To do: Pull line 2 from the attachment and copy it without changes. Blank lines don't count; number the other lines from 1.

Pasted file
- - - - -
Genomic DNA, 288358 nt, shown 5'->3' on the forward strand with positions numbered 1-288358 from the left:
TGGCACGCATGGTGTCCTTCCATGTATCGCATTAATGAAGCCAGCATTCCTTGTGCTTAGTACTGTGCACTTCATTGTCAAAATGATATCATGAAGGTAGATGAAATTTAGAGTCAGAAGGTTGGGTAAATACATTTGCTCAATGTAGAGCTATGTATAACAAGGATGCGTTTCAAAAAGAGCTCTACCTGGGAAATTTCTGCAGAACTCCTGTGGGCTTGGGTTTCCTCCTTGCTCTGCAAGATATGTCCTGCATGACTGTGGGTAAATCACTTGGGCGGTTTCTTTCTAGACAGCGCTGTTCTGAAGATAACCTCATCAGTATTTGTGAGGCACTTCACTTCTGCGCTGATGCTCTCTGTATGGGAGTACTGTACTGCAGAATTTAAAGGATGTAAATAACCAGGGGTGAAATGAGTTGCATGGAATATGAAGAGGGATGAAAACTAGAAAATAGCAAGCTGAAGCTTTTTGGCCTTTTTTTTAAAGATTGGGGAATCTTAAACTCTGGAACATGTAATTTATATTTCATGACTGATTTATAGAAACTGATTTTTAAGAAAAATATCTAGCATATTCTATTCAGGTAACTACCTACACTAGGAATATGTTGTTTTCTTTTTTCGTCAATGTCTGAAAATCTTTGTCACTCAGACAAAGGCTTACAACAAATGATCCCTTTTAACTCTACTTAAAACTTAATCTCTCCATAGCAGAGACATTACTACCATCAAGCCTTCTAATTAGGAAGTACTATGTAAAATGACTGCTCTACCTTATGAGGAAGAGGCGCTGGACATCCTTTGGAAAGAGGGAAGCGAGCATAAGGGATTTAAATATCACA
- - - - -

TGGCACGCATGGTGTCCTTCCATGTATCGCATTAATGAAGCCAGCATTCCTTGTGCTTAGTACTGTGCACTTCATTGTCAAAATGATATCATGAAGGTAGATGAAATTTAGAGTCAGAAGGTTGGGTAAATACATTTGCTCAATGTAGAGCTATGTATAACAAGGATGCGTTTCAAAAAGAGCTCTACCTGGGAAATTTCTGCAGAACTCCTGTGGGCTTGGGTTTCCTCCTTGCTCTGCAAGATATGTCCTGCATGACTGTGGGTAAATCACTTGGGCGGTTTCTTTCTAGACAGCGCTGTTCTGAAGATAACCTCATCAGTATTTGTGAGGCACTTCACTTCTGCGCTGATGCTCTCTGTATGGGAGTACTGTACTGCAGAATTTAAAGGATGTAAATAACCAGGGGTGAAATGAGTTGCATGGAATATGAAGAGGGATGAAAACTAGAAAATAGCAAGCTGAAGCTTTTTGGCCTTTTTTTTAAAGATTGGGGAATCTTAAACTCTGGAACATGTAATTTATATTTCATGACTGATTTATAGAAACTGATTTTTAAGAAAAATATCTAGCATATTCTATTCAGGTAACTACCTACACTAGGAATATGTTGTTTTCTTTTTTCGTCAATGTCTGAAAATCTTTGTCACTCAGACAAAGGCTTACAACAAATGATCCCTTTTAACTCTACTTAAAACTTAATCTCTCCATAGCAGAGACATTACTACCATCAAGCCTTCTAATTAGGAAGTACTATGTAAAATGACTGCTCTACCTTATGAGGAAGAGGCGCTGGACATCCTTTGGAAAGAGGGAAGCGAGCATAAGGGATTTAAATATCACA